BitSavers has just posted scans of Control Data Corporation‘s Integrated Computer-Aided
Engineering and Manufacturing (ICEM) Engineering Data Library (EDL) as used on the Control Data Network Operating System (NOS). ICEM was a minor player in the overall CAD market, but ICEM Surface gained a prominent position in car body design. You can browse the documents on BitSavers.
For an overall history of the CAD industry, I recommend David Weisberg’s online free book The Engineering Design Revolution.
I scan a lot of documentation for BitSavers. Sometimes the documentation has a limited use of color, such as red text highlighting user input, and so-on. Eventually, scanned documents on bitsavers will be run through an optical character recognition (OCR) program. High resolution bitonal (on or off, single bit per pixel) images work best for the OCR process. However, scanning a document with limited use of color in bitonal form means that the limited color highlighting present in the original document is lost. This can be particularly confusing when the original document mixed highlighted text and black text in the same example. In this blog post, I’ll describe how I scan these documents in a manner that preserves the original limited use of color and also keeps the document ready for OCR.
Sometimes when I encounter vintage computing documentation, the source material I find is a photocopy of an original manual. Recently, while making one final trip to The Black Hole before it closed for good, I found a photocopied manual for a Tektronix 4953/4954 graphics tablet. The manual included the service information for the tablet. For Tektronix products of this period, the service information includes oversize pages that have schematic diagrams of the electronics. Because the manual was a photocopy, the person who made the copies attempted to get the entire diagram by placing various portions of the oversize sheet on the letter size copy area of the photocopier and making several copies to cover the entire diagram.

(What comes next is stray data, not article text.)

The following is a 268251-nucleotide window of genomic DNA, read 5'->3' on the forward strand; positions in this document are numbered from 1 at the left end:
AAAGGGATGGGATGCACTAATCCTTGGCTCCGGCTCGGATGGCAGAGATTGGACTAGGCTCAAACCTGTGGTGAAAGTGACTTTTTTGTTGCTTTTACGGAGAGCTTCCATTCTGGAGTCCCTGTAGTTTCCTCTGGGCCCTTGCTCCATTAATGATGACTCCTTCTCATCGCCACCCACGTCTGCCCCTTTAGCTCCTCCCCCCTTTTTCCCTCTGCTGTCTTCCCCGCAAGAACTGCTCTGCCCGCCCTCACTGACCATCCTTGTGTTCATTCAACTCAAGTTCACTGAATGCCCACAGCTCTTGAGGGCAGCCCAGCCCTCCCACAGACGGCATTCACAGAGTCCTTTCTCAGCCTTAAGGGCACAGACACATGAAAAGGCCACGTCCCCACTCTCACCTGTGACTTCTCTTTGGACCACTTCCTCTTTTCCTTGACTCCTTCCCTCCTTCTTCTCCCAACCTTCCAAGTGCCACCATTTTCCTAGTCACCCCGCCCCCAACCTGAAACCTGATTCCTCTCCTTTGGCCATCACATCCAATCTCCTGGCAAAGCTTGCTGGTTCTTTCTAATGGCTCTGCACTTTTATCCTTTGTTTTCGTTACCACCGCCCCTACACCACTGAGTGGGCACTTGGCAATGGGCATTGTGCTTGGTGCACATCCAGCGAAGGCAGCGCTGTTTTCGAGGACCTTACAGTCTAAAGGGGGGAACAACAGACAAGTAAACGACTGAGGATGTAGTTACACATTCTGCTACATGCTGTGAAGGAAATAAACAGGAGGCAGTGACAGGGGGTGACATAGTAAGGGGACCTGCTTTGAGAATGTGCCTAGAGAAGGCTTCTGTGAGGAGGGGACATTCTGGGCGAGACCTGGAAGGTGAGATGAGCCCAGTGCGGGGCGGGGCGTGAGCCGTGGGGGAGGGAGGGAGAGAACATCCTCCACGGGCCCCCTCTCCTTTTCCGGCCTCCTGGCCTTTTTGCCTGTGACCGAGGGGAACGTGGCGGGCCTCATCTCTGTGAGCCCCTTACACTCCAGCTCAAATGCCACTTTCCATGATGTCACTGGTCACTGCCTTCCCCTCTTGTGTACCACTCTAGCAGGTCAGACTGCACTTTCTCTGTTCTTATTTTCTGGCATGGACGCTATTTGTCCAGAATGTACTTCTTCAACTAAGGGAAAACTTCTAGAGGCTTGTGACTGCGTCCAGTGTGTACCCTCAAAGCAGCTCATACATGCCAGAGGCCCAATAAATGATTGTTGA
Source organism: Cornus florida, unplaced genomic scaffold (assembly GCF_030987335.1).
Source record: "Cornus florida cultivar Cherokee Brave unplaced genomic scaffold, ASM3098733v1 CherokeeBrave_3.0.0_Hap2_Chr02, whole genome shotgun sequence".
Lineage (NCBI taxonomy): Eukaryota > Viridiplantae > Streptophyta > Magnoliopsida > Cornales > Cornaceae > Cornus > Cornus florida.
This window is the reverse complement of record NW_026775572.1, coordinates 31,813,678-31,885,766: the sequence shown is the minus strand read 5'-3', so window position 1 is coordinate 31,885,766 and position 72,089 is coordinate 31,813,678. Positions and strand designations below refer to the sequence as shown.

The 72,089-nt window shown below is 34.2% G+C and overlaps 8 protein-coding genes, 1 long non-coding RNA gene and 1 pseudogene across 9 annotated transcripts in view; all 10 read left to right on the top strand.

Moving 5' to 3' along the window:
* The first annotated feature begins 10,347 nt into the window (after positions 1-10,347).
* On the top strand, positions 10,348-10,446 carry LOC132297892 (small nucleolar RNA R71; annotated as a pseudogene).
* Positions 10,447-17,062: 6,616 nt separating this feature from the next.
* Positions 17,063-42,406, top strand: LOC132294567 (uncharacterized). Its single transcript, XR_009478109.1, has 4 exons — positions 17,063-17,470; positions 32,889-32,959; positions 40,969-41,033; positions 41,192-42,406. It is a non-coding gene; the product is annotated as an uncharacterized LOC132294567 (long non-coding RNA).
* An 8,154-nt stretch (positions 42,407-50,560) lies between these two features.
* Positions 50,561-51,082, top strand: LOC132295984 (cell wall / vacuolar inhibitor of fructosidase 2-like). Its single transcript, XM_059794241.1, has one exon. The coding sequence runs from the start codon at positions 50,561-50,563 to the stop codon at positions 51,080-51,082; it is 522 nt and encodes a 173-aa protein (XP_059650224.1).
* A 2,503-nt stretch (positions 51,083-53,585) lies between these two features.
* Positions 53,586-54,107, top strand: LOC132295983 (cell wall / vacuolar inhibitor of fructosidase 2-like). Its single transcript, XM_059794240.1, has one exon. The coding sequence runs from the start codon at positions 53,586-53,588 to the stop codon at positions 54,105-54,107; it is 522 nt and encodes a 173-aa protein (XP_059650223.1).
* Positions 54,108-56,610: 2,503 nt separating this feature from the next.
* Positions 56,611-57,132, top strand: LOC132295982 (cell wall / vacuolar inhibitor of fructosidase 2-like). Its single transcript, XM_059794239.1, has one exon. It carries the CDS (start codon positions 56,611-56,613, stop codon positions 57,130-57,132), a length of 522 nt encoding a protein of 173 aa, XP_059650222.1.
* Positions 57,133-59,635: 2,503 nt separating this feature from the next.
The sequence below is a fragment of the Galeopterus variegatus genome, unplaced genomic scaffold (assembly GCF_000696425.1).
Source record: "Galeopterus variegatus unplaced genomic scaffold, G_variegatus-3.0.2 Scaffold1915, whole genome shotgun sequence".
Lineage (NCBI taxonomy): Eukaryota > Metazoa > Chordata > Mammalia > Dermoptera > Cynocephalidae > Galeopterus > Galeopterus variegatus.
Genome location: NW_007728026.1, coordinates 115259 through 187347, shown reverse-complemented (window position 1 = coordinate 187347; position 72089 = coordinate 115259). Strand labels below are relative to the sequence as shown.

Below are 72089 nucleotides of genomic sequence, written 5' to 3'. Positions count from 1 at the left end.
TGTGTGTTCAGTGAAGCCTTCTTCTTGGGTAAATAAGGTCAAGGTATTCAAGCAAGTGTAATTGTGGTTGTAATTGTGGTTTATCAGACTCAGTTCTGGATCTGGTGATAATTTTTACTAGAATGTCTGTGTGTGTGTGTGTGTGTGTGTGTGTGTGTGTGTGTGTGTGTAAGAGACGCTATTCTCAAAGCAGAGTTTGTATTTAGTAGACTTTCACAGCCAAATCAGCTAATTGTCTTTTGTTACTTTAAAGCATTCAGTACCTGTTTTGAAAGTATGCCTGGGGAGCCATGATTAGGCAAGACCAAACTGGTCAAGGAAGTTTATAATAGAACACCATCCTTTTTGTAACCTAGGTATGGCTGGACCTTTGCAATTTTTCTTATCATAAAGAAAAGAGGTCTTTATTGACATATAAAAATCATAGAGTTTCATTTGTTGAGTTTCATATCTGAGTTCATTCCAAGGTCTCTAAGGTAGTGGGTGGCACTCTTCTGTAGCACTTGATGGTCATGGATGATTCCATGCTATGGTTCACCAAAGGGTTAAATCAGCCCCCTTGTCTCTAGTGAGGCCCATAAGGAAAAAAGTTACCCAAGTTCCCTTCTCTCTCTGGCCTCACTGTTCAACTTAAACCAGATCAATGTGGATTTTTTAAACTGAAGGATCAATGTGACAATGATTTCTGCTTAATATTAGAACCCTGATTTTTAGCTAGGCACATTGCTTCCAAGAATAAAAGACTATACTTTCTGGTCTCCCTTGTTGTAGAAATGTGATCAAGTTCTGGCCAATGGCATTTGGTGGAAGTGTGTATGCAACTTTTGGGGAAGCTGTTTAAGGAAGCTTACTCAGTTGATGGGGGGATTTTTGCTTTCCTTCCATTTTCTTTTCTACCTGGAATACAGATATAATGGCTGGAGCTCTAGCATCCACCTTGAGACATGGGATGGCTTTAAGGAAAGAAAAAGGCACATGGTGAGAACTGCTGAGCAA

As I scanned the photocopied pages for BitSavers, I came to the last few pages and realized that they were pieces of a larger diagram. I used the free Microsoft Research ICE (Image Composite Editor) to process the pieces into a single unified stitched image. In the past I had tried the open source utility hugin, but it was always very tedious and time consuming to stitch together a single image from multiple scans. With hugin, I always had to perform several trial stitches before I had a composite that meshed properly from all my individual scans. With ICE, I simply drag the individual images onto it’s window and within seconds I have a high quality composite that I can save back out for inclusion in the final PDF.
See the results for yourself by looking at the last two pages of the Tektronix 4953/4954 Graphics Tablet Instruction Manual on BitSavers. You’ll notice that there are a few little bits missing around the edges of the individual scans; these are areas that are not present in the original photocopied pages.
BitSavers is a preservation archive of documentation and software for vintage computers. It is run by Al Kossow, who is the software librarian for the Computer History Museum. BitSavers is a wonderful resource for both historians and collectors of vintage computing. You can subscribe to an RSS feed for the documentation or an RSS feed for the bits to be made aware of new additions to the archive. Two recent additions to the archive shed some light on early computer graphics products.